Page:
The second major factor that may cause inconsistent results in PRP treatment efficacy in clinics is related to PRP itself. This includes differences in the platelet concentration, PRP composition and activation method. In clinical studies, PRP is prepared using commercial kits that do not yield "one-type" of PRP with the same composition. The main difference in PRP preparations appears to be in the platelet concentrations. Indeed, manufacturers describe that in current commercial preparations platelet yield could increase by 1-fold (Autolo Gel System, Secquire), 3-5-fold (Biomet GPS, Cell Saver Based Systems, Sorin Angel, Harvest Smart Pre BMC, Depuy Symphony, Arteriocyte Medical Magellan) or even up to 10-fold (GenesisCS) higher than in whole blood depending on the kit used. While the rationale to use PRP is to deliver concentrated GF containing platelets at the site of injury, 'more' does not always translate to 'better'. No improvement in tendon function (ATRS score) was observed when PRP containing 10-fold more platelets than in whole blood was used to treat acute Achilles tendon ruptures in patients [18]. Therefore, most clinical and basic science studies only use PRP with platelet concentrations 3-5-fold higher than in whole blood due to apparent beneficial effects; decreased pain, increased tendon cell proliferation, improved collagen synthesis and organization, etc. [42,71-73].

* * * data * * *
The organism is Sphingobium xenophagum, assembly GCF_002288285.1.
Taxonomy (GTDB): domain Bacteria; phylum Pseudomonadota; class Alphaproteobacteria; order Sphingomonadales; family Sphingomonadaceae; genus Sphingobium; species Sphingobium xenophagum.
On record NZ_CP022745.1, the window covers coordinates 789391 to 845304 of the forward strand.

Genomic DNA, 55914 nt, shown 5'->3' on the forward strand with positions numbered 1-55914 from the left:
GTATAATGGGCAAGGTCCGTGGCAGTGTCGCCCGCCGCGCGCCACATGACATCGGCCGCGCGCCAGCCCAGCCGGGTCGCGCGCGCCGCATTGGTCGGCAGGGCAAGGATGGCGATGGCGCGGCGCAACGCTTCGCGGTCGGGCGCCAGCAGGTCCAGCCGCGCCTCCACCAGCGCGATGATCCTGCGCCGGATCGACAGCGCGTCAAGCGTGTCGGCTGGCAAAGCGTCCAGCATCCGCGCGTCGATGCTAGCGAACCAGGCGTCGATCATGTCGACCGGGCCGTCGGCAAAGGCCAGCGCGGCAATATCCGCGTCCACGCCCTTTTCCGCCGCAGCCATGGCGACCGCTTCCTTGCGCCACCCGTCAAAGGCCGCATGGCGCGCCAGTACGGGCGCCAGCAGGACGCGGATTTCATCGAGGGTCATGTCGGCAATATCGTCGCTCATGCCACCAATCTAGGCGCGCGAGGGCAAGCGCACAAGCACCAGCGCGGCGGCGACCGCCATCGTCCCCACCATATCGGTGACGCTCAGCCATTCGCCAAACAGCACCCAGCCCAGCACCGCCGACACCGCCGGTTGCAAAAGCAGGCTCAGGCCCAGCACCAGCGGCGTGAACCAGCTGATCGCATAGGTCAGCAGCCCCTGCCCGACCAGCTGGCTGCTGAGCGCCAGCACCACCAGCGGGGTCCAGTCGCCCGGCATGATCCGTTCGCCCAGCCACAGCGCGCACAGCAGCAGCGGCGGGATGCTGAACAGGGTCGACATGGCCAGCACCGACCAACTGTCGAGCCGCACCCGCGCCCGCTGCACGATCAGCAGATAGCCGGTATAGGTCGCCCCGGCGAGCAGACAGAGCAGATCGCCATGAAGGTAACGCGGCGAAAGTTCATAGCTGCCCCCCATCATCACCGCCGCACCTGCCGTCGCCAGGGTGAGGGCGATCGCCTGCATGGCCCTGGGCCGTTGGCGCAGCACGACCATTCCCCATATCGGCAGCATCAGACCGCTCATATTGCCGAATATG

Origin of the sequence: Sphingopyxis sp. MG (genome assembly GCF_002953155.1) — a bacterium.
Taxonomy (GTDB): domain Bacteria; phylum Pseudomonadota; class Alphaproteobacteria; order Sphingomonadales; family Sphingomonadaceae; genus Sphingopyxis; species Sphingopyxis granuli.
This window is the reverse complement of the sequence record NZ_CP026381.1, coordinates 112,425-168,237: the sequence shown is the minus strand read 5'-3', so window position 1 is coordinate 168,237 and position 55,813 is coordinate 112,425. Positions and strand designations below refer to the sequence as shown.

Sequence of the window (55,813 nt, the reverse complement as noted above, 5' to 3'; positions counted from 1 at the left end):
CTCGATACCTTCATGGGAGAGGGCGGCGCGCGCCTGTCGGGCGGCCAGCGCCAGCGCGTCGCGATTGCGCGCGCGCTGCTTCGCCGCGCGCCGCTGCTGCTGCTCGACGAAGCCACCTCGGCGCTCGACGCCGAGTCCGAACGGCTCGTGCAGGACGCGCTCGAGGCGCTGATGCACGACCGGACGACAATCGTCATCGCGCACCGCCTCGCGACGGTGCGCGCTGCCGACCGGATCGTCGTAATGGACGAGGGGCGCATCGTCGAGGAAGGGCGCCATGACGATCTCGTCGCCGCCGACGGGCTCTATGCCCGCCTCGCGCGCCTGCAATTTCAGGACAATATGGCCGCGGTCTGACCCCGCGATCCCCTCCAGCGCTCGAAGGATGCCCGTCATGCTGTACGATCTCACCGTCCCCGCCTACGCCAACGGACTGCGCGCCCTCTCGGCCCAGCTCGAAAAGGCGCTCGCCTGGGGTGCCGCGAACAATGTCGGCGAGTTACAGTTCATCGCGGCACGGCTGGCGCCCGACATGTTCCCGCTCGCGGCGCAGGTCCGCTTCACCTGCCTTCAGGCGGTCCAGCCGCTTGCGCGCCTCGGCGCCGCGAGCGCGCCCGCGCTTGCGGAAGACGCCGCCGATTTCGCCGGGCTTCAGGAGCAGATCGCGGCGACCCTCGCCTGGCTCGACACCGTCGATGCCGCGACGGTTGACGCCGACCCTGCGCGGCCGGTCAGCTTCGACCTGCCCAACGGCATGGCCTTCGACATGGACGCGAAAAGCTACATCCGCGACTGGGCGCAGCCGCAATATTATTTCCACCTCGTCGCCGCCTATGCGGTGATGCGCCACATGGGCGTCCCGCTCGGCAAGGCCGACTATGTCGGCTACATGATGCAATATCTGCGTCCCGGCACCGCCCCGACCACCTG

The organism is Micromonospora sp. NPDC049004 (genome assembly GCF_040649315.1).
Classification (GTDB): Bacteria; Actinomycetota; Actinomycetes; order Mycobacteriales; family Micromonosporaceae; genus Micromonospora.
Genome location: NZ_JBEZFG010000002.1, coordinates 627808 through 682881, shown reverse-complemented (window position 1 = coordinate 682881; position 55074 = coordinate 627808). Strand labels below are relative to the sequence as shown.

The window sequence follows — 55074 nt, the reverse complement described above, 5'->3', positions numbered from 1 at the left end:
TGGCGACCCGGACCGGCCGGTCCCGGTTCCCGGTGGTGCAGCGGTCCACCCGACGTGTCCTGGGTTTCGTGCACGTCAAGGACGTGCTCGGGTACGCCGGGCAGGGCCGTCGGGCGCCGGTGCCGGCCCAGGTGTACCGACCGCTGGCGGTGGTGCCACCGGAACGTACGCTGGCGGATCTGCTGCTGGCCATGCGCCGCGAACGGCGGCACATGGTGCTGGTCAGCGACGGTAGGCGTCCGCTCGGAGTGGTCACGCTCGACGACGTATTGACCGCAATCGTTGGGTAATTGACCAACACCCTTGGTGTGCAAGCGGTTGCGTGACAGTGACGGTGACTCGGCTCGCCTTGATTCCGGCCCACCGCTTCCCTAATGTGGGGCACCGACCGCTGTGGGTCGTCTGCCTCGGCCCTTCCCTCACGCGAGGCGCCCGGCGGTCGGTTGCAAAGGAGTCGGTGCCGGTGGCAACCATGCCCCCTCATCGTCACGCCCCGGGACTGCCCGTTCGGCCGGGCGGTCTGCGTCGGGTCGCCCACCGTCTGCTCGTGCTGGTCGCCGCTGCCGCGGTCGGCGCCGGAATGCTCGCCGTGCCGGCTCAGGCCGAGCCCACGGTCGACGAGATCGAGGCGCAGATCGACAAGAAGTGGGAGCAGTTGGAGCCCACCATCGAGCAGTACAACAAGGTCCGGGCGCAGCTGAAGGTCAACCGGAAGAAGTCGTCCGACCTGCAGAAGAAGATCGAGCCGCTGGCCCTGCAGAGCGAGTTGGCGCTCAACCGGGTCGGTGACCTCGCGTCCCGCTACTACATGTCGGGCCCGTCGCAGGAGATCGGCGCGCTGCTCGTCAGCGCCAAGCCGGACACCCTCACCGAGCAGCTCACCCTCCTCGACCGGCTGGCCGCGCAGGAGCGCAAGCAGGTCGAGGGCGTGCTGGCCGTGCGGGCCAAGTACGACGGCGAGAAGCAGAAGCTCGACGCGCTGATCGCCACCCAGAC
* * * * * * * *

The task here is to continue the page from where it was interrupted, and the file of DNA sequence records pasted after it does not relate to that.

Besides platelet concentration, PRP composition may differ. Specifically, leukocyte levels in PRP preparations may vary and can affect PRP treatment outcomes. While leukocytes promote chemotaxis, cell proliferation and differentiation [74] they also release inflammatory cytokines such as interleukin-1 β (IL-1β), tumor necrosis factor-α (TNF-α) and reactive oxygen species that can harm the already injured tissues [75]. Indeed, leukocyte containing PRP (L-PRP) inflicted catabolic effects on human chondrocytes [76] and rabbit TSCs [73]. More importantly, pure PRP (P-PRP) or leukocyte free PRP promoted anabolic effects by increasing collagen II and aggrecan expression in chondrocytes [76] and upregulating alpha-smooth muscle actin (α-SMA), collagen types I and III in rabbit TSCs [73]. These and other studies suggest that to promote tendon healing it may be beneficial to use PRP with low concentrations of leukocytes.